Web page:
London Film Festival: Benjamin

Writer and Director:  Simon Amstell

Reviewer: Maryam Philpott

The film industry loves nothing better than to look at itself, but there are significant differences in the UK and US approach. The Americans tend to focus on the extremes, either celebrating the joyous magic of Hollywood in movies such as Singing in the Rain and La La Land, or warning of its ruthless abandonment of former stars in Sunset Boulevard and Whatever Happened to Baby Jane. The Brits, however, portray the film world as a comic nonsense full of ludicrous luvvies and pretentious self-importance.

Writer/director Simon Amstell’s second film Benjamin is about a writer/director making his second film, but while the emotions are grounded in real experiences, Amstell insisted in a slightly bonkers Q&A session, that the scenarios are not autobiographical. Modestly, Amstell’s sweetly funny film is about relatively unsuccessful artists, people on the fringes who arguably lack just enough talent to make it really big.

The concentration on ridiculous personalities who take their “craft” a bit too seriously feels all too true in a story that lovingly mocks the industry while its central character elicits a surprising pathos. Benjamin is working on his follow-up film after a promising debut, but he is having trouble deciphering whether he is capable of love. A writer friend introduces him to “Noah as in Noah” and they begin a devoted affair, but as Benjamin prepares to launch his film in a meta-London Film Festival, self-doubt plagues him and, refusing to believe he is worth loving, hits the self-destruct button on the burgeoning relationship.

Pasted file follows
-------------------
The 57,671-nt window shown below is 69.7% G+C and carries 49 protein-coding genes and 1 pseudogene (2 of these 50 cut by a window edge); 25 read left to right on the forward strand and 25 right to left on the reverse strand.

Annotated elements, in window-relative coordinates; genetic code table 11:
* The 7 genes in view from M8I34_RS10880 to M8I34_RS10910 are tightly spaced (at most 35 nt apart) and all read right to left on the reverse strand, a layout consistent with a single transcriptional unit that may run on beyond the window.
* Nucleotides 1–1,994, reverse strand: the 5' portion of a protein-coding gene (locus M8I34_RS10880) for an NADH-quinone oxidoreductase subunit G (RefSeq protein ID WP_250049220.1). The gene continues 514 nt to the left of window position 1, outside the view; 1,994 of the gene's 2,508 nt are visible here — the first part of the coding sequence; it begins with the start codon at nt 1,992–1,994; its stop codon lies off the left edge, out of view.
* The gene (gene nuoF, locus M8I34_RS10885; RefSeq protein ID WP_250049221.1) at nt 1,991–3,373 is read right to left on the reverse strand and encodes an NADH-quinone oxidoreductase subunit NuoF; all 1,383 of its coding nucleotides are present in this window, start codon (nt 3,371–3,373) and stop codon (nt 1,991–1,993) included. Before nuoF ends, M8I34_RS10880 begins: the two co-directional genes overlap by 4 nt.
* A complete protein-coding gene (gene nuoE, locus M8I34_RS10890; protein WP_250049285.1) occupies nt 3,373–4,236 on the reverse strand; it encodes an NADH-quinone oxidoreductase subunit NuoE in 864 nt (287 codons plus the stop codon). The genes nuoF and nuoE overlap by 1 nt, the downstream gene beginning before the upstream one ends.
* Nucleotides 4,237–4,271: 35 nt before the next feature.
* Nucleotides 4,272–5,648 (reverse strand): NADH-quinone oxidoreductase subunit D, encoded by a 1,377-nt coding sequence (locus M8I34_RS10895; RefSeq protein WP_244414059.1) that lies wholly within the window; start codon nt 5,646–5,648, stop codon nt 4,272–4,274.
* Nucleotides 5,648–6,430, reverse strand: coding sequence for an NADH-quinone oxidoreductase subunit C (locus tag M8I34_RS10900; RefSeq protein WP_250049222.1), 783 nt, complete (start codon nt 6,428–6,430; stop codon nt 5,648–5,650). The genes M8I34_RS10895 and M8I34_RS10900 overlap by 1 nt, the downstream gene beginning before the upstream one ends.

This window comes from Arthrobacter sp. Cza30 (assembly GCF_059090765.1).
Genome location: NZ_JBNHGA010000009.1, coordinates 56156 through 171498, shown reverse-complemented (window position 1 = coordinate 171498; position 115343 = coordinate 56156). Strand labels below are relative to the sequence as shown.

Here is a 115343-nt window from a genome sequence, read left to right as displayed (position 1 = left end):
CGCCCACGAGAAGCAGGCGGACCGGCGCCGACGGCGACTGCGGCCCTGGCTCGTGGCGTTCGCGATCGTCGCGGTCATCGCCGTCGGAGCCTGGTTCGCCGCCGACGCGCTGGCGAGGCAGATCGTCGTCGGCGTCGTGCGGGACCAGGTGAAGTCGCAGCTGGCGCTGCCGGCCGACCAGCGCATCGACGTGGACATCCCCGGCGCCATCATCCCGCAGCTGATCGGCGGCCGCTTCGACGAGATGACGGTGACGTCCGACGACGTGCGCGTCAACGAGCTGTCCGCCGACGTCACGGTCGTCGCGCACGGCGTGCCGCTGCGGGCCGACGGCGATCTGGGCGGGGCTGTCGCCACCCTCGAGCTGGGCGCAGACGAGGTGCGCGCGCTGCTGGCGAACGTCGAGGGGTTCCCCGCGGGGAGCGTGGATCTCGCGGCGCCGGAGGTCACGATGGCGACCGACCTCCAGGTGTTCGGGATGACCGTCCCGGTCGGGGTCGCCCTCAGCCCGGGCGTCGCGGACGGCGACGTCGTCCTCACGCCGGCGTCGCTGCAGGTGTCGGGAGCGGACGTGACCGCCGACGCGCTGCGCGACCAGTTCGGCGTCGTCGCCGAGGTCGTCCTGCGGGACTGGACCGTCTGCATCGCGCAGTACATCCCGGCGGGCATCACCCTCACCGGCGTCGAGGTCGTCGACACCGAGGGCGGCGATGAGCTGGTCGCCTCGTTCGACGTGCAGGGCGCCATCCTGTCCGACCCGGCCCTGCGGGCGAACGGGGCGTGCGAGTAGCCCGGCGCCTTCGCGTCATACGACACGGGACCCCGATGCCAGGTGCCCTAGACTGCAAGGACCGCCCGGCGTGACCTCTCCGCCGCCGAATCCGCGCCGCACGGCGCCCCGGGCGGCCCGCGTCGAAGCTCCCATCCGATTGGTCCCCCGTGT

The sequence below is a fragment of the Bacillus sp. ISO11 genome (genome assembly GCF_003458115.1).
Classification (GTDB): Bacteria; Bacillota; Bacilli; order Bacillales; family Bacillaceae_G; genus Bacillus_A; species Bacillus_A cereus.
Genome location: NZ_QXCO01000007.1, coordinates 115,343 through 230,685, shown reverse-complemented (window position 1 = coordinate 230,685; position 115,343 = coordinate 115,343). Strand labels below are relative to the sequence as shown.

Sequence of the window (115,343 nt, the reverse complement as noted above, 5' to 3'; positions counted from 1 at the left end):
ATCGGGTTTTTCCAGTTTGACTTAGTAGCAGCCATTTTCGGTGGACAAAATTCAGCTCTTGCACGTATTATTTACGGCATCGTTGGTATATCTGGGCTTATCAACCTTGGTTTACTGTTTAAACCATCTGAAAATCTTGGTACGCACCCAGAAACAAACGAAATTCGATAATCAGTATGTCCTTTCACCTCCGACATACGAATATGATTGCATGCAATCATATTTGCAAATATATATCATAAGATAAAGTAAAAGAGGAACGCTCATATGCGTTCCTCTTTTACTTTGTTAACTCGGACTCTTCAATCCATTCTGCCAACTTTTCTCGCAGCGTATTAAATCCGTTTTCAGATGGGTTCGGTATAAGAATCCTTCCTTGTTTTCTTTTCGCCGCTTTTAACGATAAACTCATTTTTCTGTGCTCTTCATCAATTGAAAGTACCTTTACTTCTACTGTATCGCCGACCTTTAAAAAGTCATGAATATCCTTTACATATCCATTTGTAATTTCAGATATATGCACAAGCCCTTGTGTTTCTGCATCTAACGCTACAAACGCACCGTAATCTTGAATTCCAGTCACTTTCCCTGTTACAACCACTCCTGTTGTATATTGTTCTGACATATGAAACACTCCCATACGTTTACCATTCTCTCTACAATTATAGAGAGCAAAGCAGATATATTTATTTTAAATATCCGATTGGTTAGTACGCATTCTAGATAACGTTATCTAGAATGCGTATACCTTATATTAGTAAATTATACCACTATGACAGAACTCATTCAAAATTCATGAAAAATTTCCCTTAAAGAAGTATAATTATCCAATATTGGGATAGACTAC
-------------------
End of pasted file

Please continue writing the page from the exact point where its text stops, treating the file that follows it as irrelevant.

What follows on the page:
Set against a richly comic backdrop of arty London experiences including design launches, portrait sessions and contemporary dance showcases, Amstell’s film is remarkably human and incredibly endearing. While he mocks the people Benjamin encounters, Amstell creates a believable and very ordinary story of two slightly geeky boys falling in love in the London most of us will recognise – suburban streets, curry houses and parks. Amstell makes Benjamin a part of the arty scene but it is an uncomfortable fit, he is more at home with Noah.

Colin Morgan’s Benjamin is hugely likeable, incredibly awkward and lacking in confidence but his struggles to make a film that lives up to an impossible expectation draws the audience to his side, while his relationship with Noah is beautifully developed. Morgan also reveals his comic chops and delivers many of the film’s best moments including a hilarious cat-fearing trip while high. But it is the emotional depth that is so affecting, and Morgan makes you really feel for his character despite his ineptitude.

No one else has quite as much to do and it might be slightly credulous that someone as clumsy as Benjamin could be so attractive to multiple partners, but the surrounding characters provide good texture. These include Phénix Brossard’s kind singer who forces Benjamin to open himself to greater intimacy, Jessica Raine as a self-involved writer who flits between endless trendy events, and Joel Fry as an equally deficient stand-up comedian friend. Even Anna Chancellor adds nicely to the mix as a producer with limited indulgence.

Simon Amstell clearly does not suffer from the same anxieties as his characters, delivering a charming, occasionally random and often very funny second movie. It may follow many of the rom-com conventions – a meet-cute, obstacles and a chase across town – but it does it with real heart to create a little bit of happiness.

Release Date: 19 October 2018 

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Sweetly funny

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